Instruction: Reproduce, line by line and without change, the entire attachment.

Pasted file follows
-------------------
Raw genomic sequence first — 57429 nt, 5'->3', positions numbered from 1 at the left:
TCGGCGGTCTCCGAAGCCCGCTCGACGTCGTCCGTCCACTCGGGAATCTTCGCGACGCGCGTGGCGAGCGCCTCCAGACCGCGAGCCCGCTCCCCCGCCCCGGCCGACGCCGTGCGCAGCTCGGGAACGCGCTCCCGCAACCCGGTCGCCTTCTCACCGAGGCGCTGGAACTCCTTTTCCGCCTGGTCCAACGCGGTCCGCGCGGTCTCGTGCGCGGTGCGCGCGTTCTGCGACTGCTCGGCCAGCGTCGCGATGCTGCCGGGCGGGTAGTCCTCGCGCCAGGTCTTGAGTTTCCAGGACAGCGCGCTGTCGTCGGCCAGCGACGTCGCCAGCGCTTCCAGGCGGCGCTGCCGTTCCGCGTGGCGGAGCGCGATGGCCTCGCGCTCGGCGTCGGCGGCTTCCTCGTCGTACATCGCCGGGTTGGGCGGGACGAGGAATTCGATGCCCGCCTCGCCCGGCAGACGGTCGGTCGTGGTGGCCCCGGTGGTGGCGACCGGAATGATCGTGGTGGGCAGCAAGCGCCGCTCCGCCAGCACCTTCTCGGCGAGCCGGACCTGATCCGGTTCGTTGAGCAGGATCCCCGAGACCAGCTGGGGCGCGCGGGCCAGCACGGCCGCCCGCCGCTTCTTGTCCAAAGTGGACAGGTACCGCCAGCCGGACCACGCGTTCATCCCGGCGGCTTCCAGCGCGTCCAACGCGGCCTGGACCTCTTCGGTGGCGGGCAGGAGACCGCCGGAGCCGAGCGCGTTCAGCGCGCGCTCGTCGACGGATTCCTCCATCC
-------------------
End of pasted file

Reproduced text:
Raw genomic sequence first — 57429 nt, 5'->3', positions numbered from 1 at the left:
TCGGCGGTCTCCGAAGCCCGCTCGACGTCGTCCGTCCACTCGGGAATCTTCGCGACGCGCGTGGCGAGCGCCTCCAGACCGCGAGCCCGCTCCCCCGCCCCGGCCGACGCCGTGCGCAGCTCGGGAACGCGCTCCCGCAACCCGGTCGCCTTCTCACCGAGGCGCTGGAACTCCTTTTCCGCCTGGTCCAACGCGGTCCGCGCGGTCTCGTGCGCGGTGCGCGCGTTCTGCGACTGCTCGGCCAGCGTCGCGATGCTGCCGGGCGGGTAGTCCTCGCGCCAGGTCTTGAGTTTCCAGGACAGCGCGCTGTCGTCGGCCAGCGACGTCGCCAGCGCTTCCAGGCGGCGCTGCCGTTCCGCGTGGCGGAGCGCGATGGCCTCGCGCTCGGCGTCGGCGGCTTCCTCGTCGTACATCGCCGGGTTGGGCGGGACGAGGAATTCGATGCCCGCCTCGCCCGGCAGACGGTCGGTCGTGGTGGCCCCGGTGGTGGCGACCGGAATGATCGTGGTGGGCAGCAAGCGCCGCTCCGCCAGCACCTTCTCGGCGAGCCGGACCTGATCCGGTTCGTTGAGCAGGATCCCCGAGACCAGCTGGGGCGCGCGGGCCAGCACGGCCGCCCGCCGCTTCTTGTCCAAAGTGGACAGGTACCGCCAGCCGGACCACGCGTTCATCCCGGCGGCTTCCAGCGCGTCCAACGCGGCCTGGACCTCTTCGGTGGCGGGCAGGAGACCGCCGGAGCCGAGCGCGTTCAGCGCGCGCTCGTCGACGGATTCCTCCATCC